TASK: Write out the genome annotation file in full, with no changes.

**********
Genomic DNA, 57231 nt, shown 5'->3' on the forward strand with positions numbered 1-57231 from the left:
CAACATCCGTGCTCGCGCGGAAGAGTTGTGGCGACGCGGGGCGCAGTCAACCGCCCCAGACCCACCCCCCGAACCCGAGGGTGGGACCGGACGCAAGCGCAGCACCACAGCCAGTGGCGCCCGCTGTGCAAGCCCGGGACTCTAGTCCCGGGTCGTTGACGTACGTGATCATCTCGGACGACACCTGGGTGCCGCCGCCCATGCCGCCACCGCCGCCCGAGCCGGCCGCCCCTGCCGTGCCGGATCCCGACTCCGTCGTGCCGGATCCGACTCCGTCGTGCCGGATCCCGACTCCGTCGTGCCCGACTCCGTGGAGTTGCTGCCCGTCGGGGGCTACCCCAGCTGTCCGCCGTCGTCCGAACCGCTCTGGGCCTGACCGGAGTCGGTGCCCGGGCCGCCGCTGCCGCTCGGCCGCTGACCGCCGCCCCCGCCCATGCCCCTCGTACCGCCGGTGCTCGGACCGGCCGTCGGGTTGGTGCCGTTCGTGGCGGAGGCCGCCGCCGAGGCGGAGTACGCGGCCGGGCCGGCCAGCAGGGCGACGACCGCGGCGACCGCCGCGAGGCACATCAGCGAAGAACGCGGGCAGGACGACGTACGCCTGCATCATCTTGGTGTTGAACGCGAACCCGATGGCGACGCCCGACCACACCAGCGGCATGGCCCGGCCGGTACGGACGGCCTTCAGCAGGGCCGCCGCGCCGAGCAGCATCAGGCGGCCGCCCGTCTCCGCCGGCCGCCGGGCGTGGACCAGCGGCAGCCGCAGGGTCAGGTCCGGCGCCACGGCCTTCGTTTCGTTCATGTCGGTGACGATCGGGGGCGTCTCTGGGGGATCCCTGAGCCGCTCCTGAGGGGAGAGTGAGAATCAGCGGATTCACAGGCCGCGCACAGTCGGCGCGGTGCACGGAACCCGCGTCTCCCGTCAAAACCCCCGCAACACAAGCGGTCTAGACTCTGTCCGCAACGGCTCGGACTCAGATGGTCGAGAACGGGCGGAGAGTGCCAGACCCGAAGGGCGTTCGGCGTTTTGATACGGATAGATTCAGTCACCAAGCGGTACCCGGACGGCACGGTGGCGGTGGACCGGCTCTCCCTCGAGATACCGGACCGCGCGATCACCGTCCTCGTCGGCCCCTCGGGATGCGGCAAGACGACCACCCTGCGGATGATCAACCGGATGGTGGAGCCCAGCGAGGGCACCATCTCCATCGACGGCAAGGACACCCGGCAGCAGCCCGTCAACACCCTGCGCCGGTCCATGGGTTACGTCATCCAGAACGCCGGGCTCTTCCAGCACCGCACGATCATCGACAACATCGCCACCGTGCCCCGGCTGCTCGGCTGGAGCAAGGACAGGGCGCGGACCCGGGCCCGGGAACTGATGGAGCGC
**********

Genomic DNA, 57231 nt, shown 5'->3' on the forward strand with positions numbered 1-57231 from the left:
CAACATCCGTGCTCGCGCGGAAGAGTTGTGGCGACGCGGGGCGCAGTCAACCGCCCCAGACCCACCCCCCGAACCCGAGGGTGGGACCGGACGCAAGCGCAGCACCACAGCCAGTGGCGCCCGCTGTGCAAGCCCGGGACTCTAGTCCCGGGTCGTTGACGTACGTGATCATCTCGGACGACACCTGGGTGCCGCCGCCCATGCCGCCACCGCCGCCCGAGCCGGCCGCCCCTGCCGTGCCGGATCCCGACTCCGTCGTGCCGGATCCGACTCCGTCGTGCCGGATCCCGACTCCGTCGTGCCCGACTCCGTGGAGTTGCTGCCCGTCGGGGGCTACCCCAGCTGTCCGCCGTCGTCCGAACCGCTCTGGGCCTGACCGGAGTCGGTGCCCGGGCCGCCGCTGCCGCTCGGCCGCTGACCGCCGCCCCCGCCCATGCCCCTCGTACCGCCGGTGCTCGGACCGGCCGTCGGGTTGGTGCCGTTCGTGGCGGAGGCCGCCGCCGAGGCGGAGTACGCGGCCGGGCCGGCCAGCAGGGCGACGACCGCGGCGACCGCCGCGAGGCACATCAGCGAAGAACGCGGGCAGGACGACGTACGCCTGCATCATCTTGGTGTTGAACGCGAACCCGATGGCGACGCCCGACCACACCAGCGGCATGGCCCGGCCGGTACGGACGGCCTTCAGCAGGGCCGCCGCGCCGAGCAGCATCAGGCGGCCGCCCGTCTCCGCCGGCCGCCGGGCGTGGACCAGCGGCAGCCGCAGGGTCAGGTCCGGCGCCACGGCCTTCGTTTCGTTCATGTCGGTGACGATCGGGGGCGTCTCTGGGGGATCCCTGAGCCGCTCCTGAGGGGAGAGTGAGAATCAGCGGATTCACAGGCCGCGCACAGTCGGCGCGGTGCACGGAACCCGCGTCTCCCGTCAAAACCCCCGCAACACAAGCGGTCTAGACTCTGTCCGCAACGGCTCGGACTCAGATGGTCGAGAACGGGCGGAGAGTGCCAGACCCGAAGGGCGTTCGGCGTTTTGATACGGATAGATTCAGTCACCAAGCGGTACCCGGACGGCACGGTGGCGGTGGACCGGCTCTCCCTCGAGATACCGGACCGCGCGATCACCGTCCTCGTCGGCCCCTCGGGATGCGGCAAGACGACCACCCTGCGGATGATCAACCGGATGGTGGAGCCCAGCGAGGGCACCATCTCCATCGACGGCAAGGACACCCGGCAGCAGCCCGTCAACACCCTGCGCCGGTCCATGGGTTACGTCATCCAGAACGCCGGGCTCTTCCAGCACCGCACGATCATCGACAACATCGCCACCGTGCCCCGGCTGCTCGGCTGGAGCAAGGACAGGGCGCGGACCCGGGCCCGGGAACTGATGGAGCGC